Spinach is a nutritious leafy green vegetable high in calcium, B-vitamins, iron, and antioxidants. One of the foods that can help with anxiety is spinach…writes Puja Gupta.
There are a number of reasons to get stressed in daily life. A healthy diet, exercise, yoga, meditation, listening to music, or engaging in a hobby are all known stress-reduction strategies. Vitamins are an essential component in your quest for perfect glowing skin, as well as numerous other health benefits. It boosts the immune system and increases the body’s ability to withstand stressful situations. Dietician Vidhi Chawla lists down a few vitamin-rich food items to include in our diet:
Oranges, which are high in vitamin C, can help to lower stress hormones and strengthen the immune system. According to research on high blood pressure patients, increasing your Vitamin C intake can lower your blood pressure and levels of cortisol, or stress hormone.
Spinach is a nutritious leafy green vegetable high in calcium, B-vitamins, iron, and antioxidants. One of the foods that can help with anxiety is spinach. Magnesium is found in 157 mg per cup of spinach, which is 40 per cent of your daily requirement. In fact, a lack of magnesium can cause headaches, fatigue, and stress-related symptoms. They are low in carbs, can be used as part of a weight-loss diet, and are beneficial to people with high blood pressure.
Because of their high nutrient content, eggs are often referred to as nature’s multivitamin. One of the few naturally occurring sources of vitamin D is whole eggs. Whole eggs are high in vitamins, minerals, amino acids, and antioxidants, all of which are required for a healthy stress response. Whole eggs are especially high in choline, a nutrient found in high concentrations in only a few foods. Choline has been shown to be beneficial to brain health and may protect against stress.
Nuts are high in nutrients, including B vitamins and omega-3 fatty acids. B vitamins are an essential part of a healthy diet and can help with stress reduction. Almonds, pistachios, and walnuts may even aid in the reduction of blood pressure. Nuts and seeds are also high in magnesium, which is beneficial because magnesium has been linked to improved anxiety management.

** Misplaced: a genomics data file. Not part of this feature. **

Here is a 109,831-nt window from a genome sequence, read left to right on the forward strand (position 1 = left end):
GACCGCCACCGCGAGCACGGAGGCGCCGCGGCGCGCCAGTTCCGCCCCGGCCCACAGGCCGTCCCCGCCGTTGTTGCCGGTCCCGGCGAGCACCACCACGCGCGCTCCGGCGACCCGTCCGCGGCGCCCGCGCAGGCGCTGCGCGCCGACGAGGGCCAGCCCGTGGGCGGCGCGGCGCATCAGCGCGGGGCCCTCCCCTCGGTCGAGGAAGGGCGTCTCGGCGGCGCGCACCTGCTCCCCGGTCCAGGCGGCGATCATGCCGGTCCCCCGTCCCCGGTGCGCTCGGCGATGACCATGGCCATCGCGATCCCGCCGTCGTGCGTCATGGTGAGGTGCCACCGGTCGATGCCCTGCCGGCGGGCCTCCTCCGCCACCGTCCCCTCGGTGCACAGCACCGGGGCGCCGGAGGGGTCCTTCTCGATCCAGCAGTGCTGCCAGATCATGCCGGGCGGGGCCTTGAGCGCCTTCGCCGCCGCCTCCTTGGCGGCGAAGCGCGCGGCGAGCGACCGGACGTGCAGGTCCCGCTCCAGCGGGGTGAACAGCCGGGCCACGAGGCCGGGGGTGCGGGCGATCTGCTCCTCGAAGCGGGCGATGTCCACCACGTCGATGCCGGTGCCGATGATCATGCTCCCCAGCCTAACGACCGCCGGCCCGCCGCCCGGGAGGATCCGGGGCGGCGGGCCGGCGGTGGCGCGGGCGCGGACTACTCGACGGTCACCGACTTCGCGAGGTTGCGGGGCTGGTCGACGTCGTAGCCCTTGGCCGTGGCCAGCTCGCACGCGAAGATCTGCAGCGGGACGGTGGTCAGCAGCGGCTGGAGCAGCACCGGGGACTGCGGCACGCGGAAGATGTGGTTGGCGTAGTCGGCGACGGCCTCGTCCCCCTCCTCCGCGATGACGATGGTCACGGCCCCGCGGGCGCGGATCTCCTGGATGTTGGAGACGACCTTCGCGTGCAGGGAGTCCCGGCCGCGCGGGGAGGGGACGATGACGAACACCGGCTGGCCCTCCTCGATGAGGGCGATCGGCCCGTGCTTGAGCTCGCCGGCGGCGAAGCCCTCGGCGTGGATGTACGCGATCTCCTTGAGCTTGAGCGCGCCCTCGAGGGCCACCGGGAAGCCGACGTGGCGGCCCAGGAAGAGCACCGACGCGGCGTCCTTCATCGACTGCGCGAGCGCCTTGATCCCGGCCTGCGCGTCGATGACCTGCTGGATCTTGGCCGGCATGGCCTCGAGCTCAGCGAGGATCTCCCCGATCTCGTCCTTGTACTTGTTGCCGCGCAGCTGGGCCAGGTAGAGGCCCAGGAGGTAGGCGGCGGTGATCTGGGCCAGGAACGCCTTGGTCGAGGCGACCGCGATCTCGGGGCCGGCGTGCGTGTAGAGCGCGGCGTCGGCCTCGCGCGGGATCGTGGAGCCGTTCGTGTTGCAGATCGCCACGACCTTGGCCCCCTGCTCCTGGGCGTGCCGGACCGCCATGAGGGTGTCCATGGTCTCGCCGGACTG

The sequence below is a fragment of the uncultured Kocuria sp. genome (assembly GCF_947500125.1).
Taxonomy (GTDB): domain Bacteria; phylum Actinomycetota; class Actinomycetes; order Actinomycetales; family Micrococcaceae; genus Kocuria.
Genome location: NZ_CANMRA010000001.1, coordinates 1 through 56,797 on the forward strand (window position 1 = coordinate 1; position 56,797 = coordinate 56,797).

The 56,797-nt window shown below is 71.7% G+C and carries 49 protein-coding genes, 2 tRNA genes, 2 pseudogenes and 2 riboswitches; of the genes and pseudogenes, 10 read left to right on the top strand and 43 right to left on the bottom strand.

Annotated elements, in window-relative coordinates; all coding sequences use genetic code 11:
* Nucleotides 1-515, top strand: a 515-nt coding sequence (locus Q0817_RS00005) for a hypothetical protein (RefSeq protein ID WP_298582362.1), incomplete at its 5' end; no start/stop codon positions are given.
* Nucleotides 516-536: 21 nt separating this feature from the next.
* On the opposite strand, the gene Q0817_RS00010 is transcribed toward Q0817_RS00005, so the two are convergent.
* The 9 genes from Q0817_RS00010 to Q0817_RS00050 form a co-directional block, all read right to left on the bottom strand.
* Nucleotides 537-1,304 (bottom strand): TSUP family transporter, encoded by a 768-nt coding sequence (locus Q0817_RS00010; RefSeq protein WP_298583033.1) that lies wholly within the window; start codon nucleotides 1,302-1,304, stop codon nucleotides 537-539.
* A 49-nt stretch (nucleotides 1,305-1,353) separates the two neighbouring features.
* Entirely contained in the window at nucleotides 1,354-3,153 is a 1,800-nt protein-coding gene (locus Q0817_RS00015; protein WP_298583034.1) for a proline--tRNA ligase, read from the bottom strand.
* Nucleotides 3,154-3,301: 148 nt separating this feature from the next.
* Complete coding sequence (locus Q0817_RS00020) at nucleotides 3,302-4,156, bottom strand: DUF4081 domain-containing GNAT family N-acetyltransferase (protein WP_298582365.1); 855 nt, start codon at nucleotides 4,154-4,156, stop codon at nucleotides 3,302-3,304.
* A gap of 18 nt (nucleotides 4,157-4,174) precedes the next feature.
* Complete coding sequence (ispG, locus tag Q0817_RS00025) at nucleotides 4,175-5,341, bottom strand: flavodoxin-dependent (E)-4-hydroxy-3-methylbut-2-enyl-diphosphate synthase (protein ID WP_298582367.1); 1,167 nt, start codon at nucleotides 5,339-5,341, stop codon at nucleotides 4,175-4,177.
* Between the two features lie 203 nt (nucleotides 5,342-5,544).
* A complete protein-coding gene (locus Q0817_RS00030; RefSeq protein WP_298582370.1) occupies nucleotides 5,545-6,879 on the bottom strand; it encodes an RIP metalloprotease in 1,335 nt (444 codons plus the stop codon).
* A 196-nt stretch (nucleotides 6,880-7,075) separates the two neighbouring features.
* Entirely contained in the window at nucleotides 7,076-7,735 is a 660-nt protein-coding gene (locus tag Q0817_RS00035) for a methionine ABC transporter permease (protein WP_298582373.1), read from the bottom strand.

B vitamins are necessary for the health of our nerves and brain cells, and a B vitamin deficiency may cause anxiety. Avocados are high in B vitamins, which are known to help with stress relief. They’re also high in monounsaturated fat and potassium, both of which help to keep blood pressure down.
Blueberries may appear small, but they are high in antioxidants and vitamin C, making them effective stress relievers. Our bodies require vitamin C and antioxidants to repair and protect cells when we are stressed. While blueberries are delicious on their own (try freezing them for a cold berry snack), there’s no better way to boost the nutrition in a serving of yoghurt or high-fibre cereal than to add them to it.
Ashwagandha is an Ayurvedic herb that can help you cope with physical and mental stress. Here’s a unique way to incorporate ashwagandha into your diet. Take a 1 teaspoon of ashwagandha powder in ghee and mix in some date sugar, honey, jaggery, or coconut sugar (any one of these sweetening ingredients). Consume the mixture approximately 20 minutes before breakfast or later in the day with a cup of milk. If stress is making it difficult to sleep, it is best to take ashwagandha at night as it can help induce sleep. Ashwagandha has also been linked to lower cortisol levels in the morning.
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